I was able to grant access in MSSQL to an Active Directory group and add a service account to that group. It's working fine, I'm able to use trusted connection to login on that MSSQL using both my personal account and the service account, from MSSQL and from .Net exe.

Now I need to configure a Linked Server on another instance to this one, using this AD service account.

For creating a Linked Server with local MSSQL account, I just open New Linked Server dialog, provide MSSQL host, set server type to MSSQL, in Security set Be made using this security context, provide username and password, and in Server Options set true to RPC and RPC Out.

But when I try to do that with an AD account, I get an error saying that login failed.

Any idea how to configure a Linked Server using AD account?

1 Answer 1


The two most common scenarios for security via a linked-server are:

  1. Create a SQL login on the target SQL Server, and use that login in the definition of the linked server. You then GRANT and DENY access to that login on the target server objects as necessary, using the principle of least privilege.

  2. Define the SQL Server to allow "pass through" authentication by configuring security to "be made using the login's current security context". This allows security to vary amongst users and is far more flexible. From MSDN:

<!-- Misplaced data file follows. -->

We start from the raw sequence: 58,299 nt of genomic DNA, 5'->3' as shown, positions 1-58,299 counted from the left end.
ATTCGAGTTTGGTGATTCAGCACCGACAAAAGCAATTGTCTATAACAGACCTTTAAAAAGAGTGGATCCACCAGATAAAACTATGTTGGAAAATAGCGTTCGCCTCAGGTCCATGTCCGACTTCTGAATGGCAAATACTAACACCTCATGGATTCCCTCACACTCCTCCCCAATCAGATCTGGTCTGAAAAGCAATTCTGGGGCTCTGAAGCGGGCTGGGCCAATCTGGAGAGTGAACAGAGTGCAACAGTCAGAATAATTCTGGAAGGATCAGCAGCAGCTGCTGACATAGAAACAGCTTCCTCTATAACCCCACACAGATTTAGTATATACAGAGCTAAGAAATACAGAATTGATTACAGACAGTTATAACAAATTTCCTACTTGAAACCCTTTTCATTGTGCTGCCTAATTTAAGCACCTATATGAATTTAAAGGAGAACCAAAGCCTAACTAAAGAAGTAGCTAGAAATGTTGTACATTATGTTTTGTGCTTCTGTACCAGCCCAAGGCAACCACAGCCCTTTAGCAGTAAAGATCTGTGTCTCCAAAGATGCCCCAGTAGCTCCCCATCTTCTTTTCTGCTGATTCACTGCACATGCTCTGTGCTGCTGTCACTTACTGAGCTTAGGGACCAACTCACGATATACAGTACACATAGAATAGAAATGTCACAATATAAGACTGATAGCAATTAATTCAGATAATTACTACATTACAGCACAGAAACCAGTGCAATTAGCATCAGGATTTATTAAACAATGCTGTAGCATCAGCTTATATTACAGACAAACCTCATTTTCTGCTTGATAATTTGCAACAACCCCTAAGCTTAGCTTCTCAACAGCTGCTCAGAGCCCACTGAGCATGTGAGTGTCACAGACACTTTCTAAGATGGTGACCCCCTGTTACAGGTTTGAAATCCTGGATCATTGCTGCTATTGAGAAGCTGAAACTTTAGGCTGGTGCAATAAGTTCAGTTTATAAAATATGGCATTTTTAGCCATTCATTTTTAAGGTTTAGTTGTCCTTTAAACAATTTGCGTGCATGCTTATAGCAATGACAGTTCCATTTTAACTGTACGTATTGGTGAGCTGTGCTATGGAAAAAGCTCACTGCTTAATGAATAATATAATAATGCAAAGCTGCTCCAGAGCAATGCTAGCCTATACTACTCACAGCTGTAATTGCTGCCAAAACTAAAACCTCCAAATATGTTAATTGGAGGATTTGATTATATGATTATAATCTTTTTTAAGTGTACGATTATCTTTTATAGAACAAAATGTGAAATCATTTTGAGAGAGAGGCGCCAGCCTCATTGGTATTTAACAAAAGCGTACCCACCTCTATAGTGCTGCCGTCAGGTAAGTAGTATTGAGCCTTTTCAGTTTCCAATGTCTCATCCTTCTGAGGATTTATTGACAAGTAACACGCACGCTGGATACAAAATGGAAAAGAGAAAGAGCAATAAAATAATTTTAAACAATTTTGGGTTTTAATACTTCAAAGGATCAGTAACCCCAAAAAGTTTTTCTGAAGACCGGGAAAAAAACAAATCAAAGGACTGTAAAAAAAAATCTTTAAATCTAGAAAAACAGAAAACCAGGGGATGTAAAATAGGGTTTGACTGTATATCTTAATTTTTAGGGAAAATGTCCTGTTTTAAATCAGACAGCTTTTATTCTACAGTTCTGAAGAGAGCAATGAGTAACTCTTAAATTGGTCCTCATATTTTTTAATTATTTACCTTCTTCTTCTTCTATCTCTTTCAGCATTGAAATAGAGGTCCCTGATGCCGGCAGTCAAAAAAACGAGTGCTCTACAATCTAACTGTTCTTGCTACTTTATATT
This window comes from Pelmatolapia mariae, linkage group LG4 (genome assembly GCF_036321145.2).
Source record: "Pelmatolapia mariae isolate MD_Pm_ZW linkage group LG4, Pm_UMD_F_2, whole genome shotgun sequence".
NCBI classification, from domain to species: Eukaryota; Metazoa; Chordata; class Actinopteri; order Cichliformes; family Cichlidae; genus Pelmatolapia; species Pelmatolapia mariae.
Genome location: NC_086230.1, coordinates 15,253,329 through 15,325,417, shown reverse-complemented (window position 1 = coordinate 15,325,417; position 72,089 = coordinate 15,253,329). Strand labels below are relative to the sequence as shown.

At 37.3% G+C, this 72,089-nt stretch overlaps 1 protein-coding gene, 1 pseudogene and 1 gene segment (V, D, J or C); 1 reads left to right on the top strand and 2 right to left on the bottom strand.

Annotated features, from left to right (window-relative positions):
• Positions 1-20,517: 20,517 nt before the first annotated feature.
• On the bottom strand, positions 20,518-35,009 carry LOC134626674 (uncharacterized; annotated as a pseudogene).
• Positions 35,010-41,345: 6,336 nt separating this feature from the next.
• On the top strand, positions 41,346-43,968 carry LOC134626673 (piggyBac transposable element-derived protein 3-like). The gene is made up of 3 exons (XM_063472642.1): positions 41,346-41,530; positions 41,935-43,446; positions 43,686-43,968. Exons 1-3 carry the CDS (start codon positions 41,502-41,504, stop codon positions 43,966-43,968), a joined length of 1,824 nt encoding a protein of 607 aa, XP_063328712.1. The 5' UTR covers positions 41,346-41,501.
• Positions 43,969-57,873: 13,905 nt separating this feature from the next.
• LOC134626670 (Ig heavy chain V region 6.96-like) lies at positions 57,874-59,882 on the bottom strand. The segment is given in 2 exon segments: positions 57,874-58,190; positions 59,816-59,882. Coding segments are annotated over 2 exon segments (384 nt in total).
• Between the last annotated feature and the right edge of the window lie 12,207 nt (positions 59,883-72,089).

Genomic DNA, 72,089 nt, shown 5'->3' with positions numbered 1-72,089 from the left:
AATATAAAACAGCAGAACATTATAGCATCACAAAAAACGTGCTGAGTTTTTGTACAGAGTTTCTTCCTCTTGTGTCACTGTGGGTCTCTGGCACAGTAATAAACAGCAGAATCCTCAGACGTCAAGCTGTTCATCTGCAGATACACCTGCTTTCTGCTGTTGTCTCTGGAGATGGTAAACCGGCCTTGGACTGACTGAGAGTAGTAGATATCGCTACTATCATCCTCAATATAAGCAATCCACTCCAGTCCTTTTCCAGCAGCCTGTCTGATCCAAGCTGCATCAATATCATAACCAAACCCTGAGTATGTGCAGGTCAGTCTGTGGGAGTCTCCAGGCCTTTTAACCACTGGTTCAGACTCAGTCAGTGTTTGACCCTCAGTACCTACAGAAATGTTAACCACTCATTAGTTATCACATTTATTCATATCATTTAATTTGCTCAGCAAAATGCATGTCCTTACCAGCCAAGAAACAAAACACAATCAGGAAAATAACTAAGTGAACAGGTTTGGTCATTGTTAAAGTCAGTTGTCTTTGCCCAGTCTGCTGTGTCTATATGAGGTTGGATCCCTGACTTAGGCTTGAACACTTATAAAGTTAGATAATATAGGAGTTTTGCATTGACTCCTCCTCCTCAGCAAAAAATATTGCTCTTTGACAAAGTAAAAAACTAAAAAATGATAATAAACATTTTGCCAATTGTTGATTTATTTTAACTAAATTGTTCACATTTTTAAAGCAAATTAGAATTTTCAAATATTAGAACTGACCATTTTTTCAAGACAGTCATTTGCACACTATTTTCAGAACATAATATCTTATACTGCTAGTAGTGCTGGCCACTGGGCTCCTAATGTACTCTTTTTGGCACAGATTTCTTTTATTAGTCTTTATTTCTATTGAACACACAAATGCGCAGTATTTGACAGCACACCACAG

Instead of having to use sp_addlinkedsrvlogin to create a predetermined login mapping, SQL Server can automatically use the Windows security credentials (Windows login name and password) of a user issuing the query to connect to a linked server when all the following conditions exist:

  • A user is connected to SQL Server by using Windows Authentication Mode.

  • Security account delegation is available on the client and sending server.

  • The provider supports Windows Authentication Mode; for example, SQL Server running on Windows.

In order to use option #2 above, in a multi-hop authentication scenario, you'll need to enable several things to support Kerberos Authentication. MSDN has a great blog on the requirements, available here

You may also want to look at this question.

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